Time to take a closer look at the source code - the main focus for you as a programmer. The source code is just a collection of plain text statements that are significant only because they mean something to the compiler. In brief, these statements consist of commands that tell the computer to accept input from the user, display output on the computer screen, calculate using our standard mathematical operations (+, -, *, /), so on and so forth. Besides, direct commands, there are certain logical constructs that govern the flow of a program. These are known as the programming logic. Let us see one of these logical constructs - the "ifelse" construct. Basically it is used to evaluate if a logical operation is true of false. If it is true, then the program will execute the statements following the "if" keyword. If it is false, the program will execute the statements following the "else" keyword. E.g.

if (value > 5) 
    display "The value is more than 5"; 
    display "The value is less than 5; 

Observe the example source code segment above. It tells the program to display the message, "The value is more than 5" and then quit the program if "value" is more than 5. Otherwise if "value" is not more than 5, the program should display the message, "The value is less than 5". Notice that we have a few delimiter symbols such as the parentheses, (), braces, {}, and semicolon, ;. The parentheses enclose our logical operation statement(s), the braces encloses the command statement(s) that specifically tell the computer what to do, and the semicolon indicates the end of a particular command statement. So that is how the compiler separates your statements into something it understands.

In our example, "if", "display" and "quitProgram" are keywords, meaning that they are part of the particular programming language's vocabulary - it is part of the language. Therefore, the compiler has no trouble identifying them as commands telling it what to do. However, "value" is not a keyword. Instead, it is a user-defined variable. Think of a variable as a box in the computer's memory that can store different values. The word "value" is user-defined, meaning we can name it anything we want as long as it complies with the language specifications. We could have simply named "value" to "x" and achieve the same result when we use the "if...else" statement i.e. if (x > 5) {...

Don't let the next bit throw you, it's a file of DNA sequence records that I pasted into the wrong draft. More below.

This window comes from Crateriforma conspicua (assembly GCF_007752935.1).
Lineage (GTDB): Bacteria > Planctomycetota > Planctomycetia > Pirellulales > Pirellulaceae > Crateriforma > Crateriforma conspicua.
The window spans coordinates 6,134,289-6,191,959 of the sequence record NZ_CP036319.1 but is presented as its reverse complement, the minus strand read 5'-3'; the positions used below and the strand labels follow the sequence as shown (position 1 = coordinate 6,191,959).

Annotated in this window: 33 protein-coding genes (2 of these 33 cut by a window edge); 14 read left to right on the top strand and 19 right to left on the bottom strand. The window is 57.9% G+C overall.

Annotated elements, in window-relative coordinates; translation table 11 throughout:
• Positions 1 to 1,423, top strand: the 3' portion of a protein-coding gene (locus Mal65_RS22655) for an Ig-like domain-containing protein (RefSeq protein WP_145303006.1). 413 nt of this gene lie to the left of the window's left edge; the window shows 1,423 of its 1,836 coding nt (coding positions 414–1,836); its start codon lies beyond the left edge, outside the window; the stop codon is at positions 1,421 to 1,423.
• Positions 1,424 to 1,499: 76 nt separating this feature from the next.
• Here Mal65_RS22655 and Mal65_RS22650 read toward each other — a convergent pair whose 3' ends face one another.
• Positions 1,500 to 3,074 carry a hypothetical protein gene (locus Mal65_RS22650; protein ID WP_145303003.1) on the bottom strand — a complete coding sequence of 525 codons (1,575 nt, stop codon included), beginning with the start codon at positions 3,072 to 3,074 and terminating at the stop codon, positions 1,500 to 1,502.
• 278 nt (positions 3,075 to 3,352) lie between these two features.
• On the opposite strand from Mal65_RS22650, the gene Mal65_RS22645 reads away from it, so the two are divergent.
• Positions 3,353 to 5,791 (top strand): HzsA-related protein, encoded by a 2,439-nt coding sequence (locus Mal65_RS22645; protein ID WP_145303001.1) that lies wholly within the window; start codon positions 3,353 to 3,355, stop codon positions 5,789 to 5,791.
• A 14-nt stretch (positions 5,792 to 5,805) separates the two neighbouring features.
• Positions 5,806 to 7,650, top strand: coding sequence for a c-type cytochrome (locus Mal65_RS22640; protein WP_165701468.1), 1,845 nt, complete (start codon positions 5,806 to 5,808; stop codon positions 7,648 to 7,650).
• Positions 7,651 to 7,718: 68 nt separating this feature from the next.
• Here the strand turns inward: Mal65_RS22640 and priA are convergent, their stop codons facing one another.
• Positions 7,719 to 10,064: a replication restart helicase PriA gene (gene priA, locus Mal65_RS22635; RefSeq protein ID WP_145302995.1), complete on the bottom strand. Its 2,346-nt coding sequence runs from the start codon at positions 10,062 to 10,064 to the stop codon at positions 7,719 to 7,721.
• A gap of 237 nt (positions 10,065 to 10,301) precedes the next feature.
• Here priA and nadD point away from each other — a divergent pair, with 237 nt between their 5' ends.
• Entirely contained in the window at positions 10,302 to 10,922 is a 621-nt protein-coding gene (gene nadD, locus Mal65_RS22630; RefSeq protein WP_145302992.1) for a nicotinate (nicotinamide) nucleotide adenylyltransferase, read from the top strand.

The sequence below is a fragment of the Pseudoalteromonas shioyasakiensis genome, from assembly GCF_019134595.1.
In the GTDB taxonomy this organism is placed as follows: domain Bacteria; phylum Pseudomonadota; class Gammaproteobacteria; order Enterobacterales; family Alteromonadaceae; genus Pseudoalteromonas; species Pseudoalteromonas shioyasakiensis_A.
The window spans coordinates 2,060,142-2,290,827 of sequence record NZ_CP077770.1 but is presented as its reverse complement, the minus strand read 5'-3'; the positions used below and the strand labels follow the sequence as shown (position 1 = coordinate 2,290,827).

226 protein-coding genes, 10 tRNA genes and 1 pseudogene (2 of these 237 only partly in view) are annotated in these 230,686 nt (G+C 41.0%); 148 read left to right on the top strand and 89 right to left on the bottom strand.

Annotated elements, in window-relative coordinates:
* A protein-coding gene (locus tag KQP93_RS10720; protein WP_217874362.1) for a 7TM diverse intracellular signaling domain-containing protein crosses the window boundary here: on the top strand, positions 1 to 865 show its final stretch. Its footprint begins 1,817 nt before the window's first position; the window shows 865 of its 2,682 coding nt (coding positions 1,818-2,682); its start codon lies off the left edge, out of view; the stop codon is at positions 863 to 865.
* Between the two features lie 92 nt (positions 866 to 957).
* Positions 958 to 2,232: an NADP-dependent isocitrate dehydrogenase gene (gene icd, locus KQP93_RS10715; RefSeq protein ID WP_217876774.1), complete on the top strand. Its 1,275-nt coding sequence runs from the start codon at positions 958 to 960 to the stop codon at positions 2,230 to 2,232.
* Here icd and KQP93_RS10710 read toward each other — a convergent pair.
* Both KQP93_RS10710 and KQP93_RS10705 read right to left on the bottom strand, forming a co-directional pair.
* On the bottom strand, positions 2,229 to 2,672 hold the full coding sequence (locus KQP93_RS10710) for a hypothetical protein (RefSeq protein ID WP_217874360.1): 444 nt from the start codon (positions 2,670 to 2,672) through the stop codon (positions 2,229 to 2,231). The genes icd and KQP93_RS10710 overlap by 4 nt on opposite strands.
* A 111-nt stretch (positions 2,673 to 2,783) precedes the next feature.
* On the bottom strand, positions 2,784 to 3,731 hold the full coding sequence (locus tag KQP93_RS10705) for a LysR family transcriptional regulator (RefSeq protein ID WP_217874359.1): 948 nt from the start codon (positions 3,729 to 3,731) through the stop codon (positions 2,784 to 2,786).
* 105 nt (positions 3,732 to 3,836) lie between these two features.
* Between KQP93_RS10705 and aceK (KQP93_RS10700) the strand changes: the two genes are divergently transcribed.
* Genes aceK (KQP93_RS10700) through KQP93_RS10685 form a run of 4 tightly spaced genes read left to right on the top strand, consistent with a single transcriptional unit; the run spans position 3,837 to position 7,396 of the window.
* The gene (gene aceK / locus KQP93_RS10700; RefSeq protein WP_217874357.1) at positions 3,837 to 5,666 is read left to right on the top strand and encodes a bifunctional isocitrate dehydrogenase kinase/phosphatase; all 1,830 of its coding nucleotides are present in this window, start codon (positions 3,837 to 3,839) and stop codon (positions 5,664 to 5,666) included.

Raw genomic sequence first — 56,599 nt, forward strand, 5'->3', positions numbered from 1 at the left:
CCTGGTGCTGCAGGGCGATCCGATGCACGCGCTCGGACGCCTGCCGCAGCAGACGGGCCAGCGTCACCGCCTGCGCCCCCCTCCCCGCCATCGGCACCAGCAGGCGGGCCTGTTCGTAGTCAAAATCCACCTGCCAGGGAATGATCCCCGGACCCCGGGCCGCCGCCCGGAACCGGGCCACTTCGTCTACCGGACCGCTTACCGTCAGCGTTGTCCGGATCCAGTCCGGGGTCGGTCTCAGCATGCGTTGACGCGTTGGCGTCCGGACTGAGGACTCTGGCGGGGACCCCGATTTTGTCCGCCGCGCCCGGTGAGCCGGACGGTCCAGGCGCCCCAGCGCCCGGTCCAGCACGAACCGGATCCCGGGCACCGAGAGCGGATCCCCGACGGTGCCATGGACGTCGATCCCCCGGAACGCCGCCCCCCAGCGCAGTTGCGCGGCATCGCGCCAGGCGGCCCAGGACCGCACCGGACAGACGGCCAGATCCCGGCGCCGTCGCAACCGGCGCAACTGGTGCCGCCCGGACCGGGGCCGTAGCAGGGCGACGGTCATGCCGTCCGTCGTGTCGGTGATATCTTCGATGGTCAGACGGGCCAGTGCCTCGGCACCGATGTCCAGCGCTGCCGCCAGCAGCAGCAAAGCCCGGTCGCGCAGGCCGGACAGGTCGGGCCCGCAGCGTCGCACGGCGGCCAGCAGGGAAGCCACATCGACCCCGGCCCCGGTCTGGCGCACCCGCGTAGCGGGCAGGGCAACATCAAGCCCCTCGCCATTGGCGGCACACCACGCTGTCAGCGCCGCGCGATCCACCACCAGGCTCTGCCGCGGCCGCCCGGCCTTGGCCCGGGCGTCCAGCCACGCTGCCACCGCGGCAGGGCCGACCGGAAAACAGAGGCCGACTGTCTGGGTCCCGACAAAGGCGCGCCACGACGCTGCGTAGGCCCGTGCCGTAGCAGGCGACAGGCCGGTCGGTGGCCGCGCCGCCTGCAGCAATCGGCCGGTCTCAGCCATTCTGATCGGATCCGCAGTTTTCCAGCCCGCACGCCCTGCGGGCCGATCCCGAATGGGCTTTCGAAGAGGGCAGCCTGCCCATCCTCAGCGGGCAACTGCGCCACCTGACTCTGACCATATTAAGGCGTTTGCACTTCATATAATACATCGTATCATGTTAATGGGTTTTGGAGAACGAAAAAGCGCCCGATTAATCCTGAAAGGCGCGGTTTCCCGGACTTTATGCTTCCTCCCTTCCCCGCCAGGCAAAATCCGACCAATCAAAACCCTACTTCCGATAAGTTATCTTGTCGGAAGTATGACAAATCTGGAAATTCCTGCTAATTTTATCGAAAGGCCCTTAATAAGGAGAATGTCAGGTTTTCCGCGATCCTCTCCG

Definitely, before we use the "if...else" statement to check "x" is more than 5, we should have assigned an actual value to "x". We should have typed: x = 1 or something similar to indicate the value of x so that the logical "if...else" operation has actually something to compare with. In this case, the "box" in the computer's memory labeled "x" has the value 1 and is therefore less than 5. Usually, the values of variables vary during the course of the program due to some commands that the programmer has entered into the source code or because they are dynamically modified by the user during the execution of the program. That is the reason why they are named variables. Variables are an important aspect of programming and although daunting to the beginner, it should be of second nature once you start programming.

On the other hand, constants are a contrast to variables. They are constant and never changing during the execution of the program. We have typed in the string constant, "The value is more than 5", as well as, the string constant, "The value is more than 5" in our example. We also typed in our integer constant, 5, when doing our logical comparison. These values never change during the execution of the program since they are hard-coded into the program by the programmer. They are fixed simply because we typed them into the program source code without assigning them to variables in memory.

I guess that is enough yapping from me. If you are still a little confused, do not worry. Just follow the articles on this website and you should be able to catch on easily. I have structured my tutorials so that they flow smoothly if you are faithful to the series. I only explain what I think you should know at that point of time to understand any one of my tutorials and leave out the gritty details until the time you need to know them to understand something I am explaining. Therefore, if you would like to know more at a quicker pace, please buy any reference book on the subject matter. Nevertheless, I will try to be as comprehensive as possible and you can be sure that if I did not cover some important aspects in a particular tutorial, I will cover it in an upcoming one. If not, please feel free to e-mail me and tell me to do so. In fact, please feel free to contribute articles and tutorials that will help the beginner to build their knowledge from the ground up. After all, Sherman3D is all about gaining and sharing knowledge.

With that in mind, let us move on to our first tutorial of the C++ programming language.